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00000181-fa79-da89-a38d-fb7f2b910000KUOW is joining forces with other Seattle media outlets to highlight the homeless crisis in the city and region on Wednesday, June 29, 2017.The effort was modeled after a collaboration by more than 70 San Francisco outlets to focus a day of news attention on the issue and possible solutions.Read more about the Seattle project and check out our coverage below. Follow the city's coverage by using #SeaHomeless.HighlightsThe Jungle: an ongoing coverage project going into the notorious homeless encampment under Interstate 5.Ask Seattle's Homeless Community: KUOW is launching a Facebook group where anyone may ask a question about homelessness, but only people who have experienced it may answer. This was inspired by a recent event KUOW co-presented with Seattle Public Library and Real Change, where residents of the Jungle answered audience questions. No End In Sight: an award-winning investigative project from KUOW about King County's 10-year plan to end homelessness.

Seattle's Real Change Newspaper Impresses With Pay App

Robert Surles sells Real Change, Seattle's homeless paper, at First Avenue and Yesler Way.
KUOW Photo/Ashley Stewart
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Robert Surles sells Real Change, Seattle's homeless paper, at First Avenue and Yesler Way.

Robert Surles is out on First Avenue and Yesler Way every day.

He’s selling Real Change, Seattle’s homeless newspaper.

Surles has his regulars. He keeps a football in an empty newspaper stand to toss to a man who walks by. And he looks out for the two husky dogs who visit him on their daily walk.

“I love the people,” he said.

These interactions don’t take place only on Seattle street corners. There are more than 100 newspapers around the world sold by people who are homeless.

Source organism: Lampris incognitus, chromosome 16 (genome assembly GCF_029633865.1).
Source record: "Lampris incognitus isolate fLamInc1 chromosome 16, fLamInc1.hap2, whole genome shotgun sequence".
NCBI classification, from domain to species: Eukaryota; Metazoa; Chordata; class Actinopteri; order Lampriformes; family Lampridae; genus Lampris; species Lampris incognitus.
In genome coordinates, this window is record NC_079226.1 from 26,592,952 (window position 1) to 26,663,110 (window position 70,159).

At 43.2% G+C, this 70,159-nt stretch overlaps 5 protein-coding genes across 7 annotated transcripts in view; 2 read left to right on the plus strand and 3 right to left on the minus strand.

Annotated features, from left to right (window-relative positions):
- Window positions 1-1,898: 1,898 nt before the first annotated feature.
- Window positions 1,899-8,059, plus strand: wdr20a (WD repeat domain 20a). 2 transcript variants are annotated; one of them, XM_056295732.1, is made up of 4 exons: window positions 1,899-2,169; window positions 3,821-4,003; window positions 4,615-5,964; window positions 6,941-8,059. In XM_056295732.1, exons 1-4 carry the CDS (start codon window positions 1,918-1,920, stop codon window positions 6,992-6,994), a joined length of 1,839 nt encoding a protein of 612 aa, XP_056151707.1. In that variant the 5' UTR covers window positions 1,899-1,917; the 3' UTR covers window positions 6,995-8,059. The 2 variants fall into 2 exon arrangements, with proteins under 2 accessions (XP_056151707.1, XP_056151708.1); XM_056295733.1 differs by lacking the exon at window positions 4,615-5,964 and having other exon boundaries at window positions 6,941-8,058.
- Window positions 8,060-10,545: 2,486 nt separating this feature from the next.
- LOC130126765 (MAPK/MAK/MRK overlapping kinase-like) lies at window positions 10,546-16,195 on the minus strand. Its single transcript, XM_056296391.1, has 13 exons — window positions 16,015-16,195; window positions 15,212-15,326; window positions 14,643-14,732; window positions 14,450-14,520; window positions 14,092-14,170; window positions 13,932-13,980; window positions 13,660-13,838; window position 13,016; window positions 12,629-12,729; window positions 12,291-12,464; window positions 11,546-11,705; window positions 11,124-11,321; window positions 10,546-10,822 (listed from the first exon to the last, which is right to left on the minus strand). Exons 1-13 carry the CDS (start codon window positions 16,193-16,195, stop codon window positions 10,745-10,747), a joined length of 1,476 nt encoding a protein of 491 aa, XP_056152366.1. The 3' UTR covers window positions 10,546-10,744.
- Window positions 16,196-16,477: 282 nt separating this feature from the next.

Some of the people behind those so-called “street sheets” are in Seattle this week for the Global Street Paper Summit. The International Network of Street Papers, a Glasgow-based organization made up of 115 homeless newspapers from 35 countries, chose Real Change to host its first-ever U.S. conference.

One of the reasons: Seattle’s homeless newspaper has been a real innovator when it comes to digital payments.

Earlier this year, Real Change partnered with Google to launch a smartphone payment app. Now, for the first time, customers can buy a copy without going to an ATM.

Maree Aldam, CEO of the international group, says that's important for keeping up with what customers want. “What we’re trying to do now is, rather than fear the digital world, we’re trying to embrace everything that it has to offer,” she said.

Vendors in the city have been using the payment app since April. Customers can scan a code on a vendor’s badge to download the app and buy the paper from there.

Tim Harris, Real Change’s founder, says embracing the digital age is just a tool for the real goal of newspapers like his.

“People go from being isolated, stigmatized, homeless individuals who don’t have a lot of experience of community in their lives to operating within this supportive community with people who care about them,” Harris said. “I mean, it’s more than just about buying the paper, it’s about getting to know people and forming relationships.”

The conference is in Seattle through Friday.